Social Media Metrics and KPI

Social Media Metrics and KPI

Social media involves the ultimate balancing act of the creative and the analytical. But if creativity is the intriguing icing on the cake, social media metrics are the essential ingredients to bringing the final dish to life.

There’s no one “magic” metric to measure. Marketers must depend on a healthy blend of multiple metrics to illustrate how social media impacts the entire business. And the social media metrics that will be crucial to your strategy and reporting will depend on your brand, business goals and strategy.

Just as social media is constantly in flux, so too are the metrics that prove to be most important in your larger strategy. In this article, we’ll walk through some of the key metrics social teams are focusing on now, and how to break down silos with your social media analytics and reporting strategy.

What are social media metrics and why should you track them?

Social media metrics are points of data essential to tracking the performance of your social channels, content, strategy and the impact it all has on your business goals.

Measuring social media metrics has implications that extend far beyond social. Social media data is business intelligence that informs brand health, competitive standing and ideal performance benchmarks. So much so that, according to over half of business leaders, social media data and insights currently inform their company’s business strategy.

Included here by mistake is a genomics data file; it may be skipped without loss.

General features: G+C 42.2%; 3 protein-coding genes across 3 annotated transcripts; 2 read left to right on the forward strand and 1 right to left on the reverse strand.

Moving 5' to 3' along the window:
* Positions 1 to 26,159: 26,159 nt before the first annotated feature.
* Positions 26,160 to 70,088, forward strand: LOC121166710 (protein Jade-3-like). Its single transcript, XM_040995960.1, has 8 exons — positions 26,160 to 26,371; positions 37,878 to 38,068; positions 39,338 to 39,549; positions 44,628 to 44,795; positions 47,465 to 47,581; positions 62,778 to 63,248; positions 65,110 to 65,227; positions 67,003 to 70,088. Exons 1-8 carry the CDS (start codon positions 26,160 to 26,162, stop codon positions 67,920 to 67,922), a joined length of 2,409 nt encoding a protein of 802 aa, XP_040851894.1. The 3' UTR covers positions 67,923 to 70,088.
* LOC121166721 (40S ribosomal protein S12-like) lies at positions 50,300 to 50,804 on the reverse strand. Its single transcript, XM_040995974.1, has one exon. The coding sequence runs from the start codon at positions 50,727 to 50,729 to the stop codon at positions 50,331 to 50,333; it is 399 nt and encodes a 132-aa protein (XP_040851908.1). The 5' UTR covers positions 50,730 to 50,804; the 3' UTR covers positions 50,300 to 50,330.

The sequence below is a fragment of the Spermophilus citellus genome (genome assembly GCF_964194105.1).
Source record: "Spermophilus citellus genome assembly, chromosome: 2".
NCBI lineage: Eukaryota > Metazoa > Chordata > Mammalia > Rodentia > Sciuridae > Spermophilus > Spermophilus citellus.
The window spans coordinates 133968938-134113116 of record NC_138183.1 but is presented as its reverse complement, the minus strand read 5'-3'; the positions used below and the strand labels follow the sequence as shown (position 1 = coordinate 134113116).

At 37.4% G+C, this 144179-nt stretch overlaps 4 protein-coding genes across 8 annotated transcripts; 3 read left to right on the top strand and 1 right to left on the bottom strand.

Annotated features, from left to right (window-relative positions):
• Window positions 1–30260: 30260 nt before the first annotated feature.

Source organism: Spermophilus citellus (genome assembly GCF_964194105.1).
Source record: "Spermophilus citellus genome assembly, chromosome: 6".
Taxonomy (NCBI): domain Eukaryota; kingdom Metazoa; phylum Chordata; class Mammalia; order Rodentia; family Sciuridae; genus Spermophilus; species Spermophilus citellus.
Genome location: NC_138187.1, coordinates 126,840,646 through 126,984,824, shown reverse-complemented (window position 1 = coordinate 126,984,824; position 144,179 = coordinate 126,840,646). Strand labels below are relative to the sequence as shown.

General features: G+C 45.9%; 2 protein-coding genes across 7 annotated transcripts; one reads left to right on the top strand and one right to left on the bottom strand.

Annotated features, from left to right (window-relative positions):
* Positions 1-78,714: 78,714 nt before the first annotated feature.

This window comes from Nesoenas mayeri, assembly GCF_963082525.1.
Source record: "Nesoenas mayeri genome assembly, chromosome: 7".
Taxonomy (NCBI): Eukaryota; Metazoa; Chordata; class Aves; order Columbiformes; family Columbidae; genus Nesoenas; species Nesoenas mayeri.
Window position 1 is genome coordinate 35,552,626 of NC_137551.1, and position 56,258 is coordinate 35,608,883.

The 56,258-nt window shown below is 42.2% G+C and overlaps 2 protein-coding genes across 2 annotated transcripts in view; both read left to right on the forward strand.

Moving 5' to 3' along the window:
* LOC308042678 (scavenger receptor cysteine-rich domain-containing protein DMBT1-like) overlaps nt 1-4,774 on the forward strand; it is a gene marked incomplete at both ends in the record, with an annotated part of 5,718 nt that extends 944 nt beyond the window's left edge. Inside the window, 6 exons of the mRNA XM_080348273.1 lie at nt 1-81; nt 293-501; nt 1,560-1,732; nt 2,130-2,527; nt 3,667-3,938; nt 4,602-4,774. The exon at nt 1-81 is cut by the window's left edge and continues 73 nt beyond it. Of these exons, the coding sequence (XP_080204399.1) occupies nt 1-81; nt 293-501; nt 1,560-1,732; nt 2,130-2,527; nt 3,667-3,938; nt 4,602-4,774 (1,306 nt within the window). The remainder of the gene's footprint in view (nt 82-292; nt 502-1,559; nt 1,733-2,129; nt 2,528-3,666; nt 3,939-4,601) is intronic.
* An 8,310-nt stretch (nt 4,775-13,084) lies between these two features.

It also helps you clearly illustrate the value of social and your ROI—which is one of the greatest challenges for social media teams.

To keep an agile strategy and uncover insights that feed your entire organization, social media measurement isn’t a nice-to-have—it’s a must.

10 types of social media metrics marketers are prioritizing more

Your social media goals determine which metrics matter to you. But the metrics social pros are focusing on can help guide where to focus your efforts.

In a Q2 2023 Sprout pulse survey of 255 social marketers, we asked how much marketers are weighing certain metrics in 2023 vs. 2022. These are the metrics they indicated were being weighed more heavily this year.

Follower growth and audience size

Follower count is often discounted as a vanity metric. But follower growth tells a more complete story about your channel’s health, the awareness you’re building and whether you’re outpacing competitors—or falling behind.